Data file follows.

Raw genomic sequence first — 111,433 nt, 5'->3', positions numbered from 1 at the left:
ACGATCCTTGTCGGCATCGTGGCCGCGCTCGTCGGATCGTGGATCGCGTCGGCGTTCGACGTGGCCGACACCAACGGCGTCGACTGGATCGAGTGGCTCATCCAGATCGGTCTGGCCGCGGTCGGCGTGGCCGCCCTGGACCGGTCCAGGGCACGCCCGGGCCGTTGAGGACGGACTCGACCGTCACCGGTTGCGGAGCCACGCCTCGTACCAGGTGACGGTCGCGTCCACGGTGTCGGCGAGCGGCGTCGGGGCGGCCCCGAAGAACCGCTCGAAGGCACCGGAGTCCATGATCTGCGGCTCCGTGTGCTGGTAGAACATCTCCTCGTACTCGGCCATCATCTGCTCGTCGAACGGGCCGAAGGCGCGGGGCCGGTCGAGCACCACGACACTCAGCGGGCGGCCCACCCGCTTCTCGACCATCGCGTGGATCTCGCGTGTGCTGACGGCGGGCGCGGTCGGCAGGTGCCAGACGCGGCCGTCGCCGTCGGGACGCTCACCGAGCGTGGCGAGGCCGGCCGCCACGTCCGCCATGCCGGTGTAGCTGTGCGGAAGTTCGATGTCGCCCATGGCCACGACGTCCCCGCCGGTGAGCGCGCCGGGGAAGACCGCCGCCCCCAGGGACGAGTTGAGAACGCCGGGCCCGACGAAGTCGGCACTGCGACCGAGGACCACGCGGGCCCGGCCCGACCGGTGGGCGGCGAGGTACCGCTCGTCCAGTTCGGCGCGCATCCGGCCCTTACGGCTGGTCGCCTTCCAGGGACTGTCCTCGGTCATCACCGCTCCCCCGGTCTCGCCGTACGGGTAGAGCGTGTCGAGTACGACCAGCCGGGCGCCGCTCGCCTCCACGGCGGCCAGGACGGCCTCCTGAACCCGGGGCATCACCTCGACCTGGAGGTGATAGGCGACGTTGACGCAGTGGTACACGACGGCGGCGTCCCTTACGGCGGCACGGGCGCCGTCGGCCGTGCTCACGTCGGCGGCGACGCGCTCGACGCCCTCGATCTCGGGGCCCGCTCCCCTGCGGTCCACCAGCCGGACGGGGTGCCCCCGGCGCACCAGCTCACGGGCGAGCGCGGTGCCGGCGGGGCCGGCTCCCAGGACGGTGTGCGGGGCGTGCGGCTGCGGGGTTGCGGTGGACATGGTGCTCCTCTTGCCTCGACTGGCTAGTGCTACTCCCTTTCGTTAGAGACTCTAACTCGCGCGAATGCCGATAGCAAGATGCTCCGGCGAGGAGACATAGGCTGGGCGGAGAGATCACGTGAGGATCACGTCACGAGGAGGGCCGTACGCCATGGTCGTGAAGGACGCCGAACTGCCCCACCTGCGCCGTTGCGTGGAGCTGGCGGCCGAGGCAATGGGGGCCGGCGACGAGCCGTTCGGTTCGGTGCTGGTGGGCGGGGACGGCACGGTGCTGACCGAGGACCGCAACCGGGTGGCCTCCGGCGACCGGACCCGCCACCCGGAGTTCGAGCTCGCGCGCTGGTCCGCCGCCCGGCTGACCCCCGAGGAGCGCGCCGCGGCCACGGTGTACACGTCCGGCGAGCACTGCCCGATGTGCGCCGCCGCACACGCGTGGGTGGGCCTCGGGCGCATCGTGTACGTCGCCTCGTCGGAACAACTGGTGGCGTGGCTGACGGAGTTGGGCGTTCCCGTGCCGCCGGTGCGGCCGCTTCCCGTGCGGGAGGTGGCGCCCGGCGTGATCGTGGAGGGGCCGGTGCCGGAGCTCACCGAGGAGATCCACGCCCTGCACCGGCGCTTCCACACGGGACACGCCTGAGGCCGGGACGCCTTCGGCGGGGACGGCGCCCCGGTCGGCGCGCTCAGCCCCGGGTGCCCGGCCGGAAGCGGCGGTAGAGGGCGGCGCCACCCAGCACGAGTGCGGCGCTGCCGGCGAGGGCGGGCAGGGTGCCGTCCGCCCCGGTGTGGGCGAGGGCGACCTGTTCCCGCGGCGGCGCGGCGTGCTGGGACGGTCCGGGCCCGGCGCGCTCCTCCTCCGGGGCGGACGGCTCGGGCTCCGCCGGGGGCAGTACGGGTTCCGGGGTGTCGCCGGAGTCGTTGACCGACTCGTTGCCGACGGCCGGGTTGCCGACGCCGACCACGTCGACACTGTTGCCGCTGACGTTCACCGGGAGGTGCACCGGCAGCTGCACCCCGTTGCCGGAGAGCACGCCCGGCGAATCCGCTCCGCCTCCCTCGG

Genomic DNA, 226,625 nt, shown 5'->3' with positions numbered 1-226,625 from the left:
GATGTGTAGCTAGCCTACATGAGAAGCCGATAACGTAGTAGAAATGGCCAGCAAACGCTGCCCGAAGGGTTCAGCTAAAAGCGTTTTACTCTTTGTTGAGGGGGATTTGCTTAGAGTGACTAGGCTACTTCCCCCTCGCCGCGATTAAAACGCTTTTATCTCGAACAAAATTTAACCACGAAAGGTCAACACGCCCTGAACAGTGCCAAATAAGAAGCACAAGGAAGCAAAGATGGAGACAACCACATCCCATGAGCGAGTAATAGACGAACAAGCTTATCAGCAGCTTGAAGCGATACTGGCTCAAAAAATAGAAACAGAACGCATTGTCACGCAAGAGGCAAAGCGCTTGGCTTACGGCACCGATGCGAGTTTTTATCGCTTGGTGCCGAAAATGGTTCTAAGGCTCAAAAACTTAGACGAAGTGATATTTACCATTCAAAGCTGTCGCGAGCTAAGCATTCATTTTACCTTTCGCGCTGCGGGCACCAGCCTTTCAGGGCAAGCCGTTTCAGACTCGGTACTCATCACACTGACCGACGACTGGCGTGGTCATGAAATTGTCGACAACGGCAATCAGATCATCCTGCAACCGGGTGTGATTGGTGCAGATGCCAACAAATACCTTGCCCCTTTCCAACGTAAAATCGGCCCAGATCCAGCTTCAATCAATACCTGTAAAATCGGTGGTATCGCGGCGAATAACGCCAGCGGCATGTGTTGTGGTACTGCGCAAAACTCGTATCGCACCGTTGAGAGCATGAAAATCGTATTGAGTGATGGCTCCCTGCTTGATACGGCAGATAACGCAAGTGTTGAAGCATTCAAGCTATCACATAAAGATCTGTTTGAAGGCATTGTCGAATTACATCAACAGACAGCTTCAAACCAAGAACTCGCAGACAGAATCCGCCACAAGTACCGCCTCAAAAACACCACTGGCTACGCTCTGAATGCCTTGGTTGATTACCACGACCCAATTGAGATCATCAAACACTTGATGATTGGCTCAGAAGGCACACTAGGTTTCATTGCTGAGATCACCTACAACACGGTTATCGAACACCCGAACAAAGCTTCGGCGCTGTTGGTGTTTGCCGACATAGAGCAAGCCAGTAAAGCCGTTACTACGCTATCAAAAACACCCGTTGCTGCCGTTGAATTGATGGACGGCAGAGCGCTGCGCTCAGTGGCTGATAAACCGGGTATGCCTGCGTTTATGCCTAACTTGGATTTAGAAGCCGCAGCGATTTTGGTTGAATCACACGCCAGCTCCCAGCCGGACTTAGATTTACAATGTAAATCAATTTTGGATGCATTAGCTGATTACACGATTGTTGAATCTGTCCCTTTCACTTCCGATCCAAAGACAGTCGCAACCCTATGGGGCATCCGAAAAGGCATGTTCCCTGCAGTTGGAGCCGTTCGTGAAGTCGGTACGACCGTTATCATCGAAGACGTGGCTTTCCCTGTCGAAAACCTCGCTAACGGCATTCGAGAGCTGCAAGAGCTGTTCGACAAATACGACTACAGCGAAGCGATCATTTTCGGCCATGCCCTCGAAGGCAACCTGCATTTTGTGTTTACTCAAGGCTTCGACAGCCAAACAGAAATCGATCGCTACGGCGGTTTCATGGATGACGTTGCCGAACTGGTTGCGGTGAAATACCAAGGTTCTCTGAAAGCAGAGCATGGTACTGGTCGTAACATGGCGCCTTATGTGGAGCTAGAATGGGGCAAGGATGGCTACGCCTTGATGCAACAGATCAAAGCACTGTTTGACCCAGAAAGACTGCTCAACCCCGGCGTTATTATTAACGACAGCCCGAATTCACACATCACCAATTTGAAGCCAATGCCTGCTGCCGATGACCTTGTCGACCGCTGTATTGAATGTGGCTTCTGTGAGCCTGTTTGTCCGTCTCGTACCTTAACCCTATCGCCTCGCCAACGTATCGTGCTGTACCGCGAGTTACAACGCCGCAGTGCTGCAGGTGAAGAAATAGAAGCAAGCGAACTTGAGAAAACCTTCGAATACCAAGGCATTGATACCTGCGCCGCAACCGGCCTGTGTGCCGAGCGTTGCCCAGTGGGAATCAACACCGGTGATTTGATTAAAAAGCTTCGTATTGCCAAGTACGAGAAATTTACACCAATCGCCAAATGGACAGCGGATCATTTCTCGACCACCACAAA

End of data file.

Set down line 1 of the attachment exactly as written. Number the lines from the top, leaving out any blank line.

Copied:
Raw genomic sequence first — 111,433 nt, 5'->3', positions numbered from 1 at the left: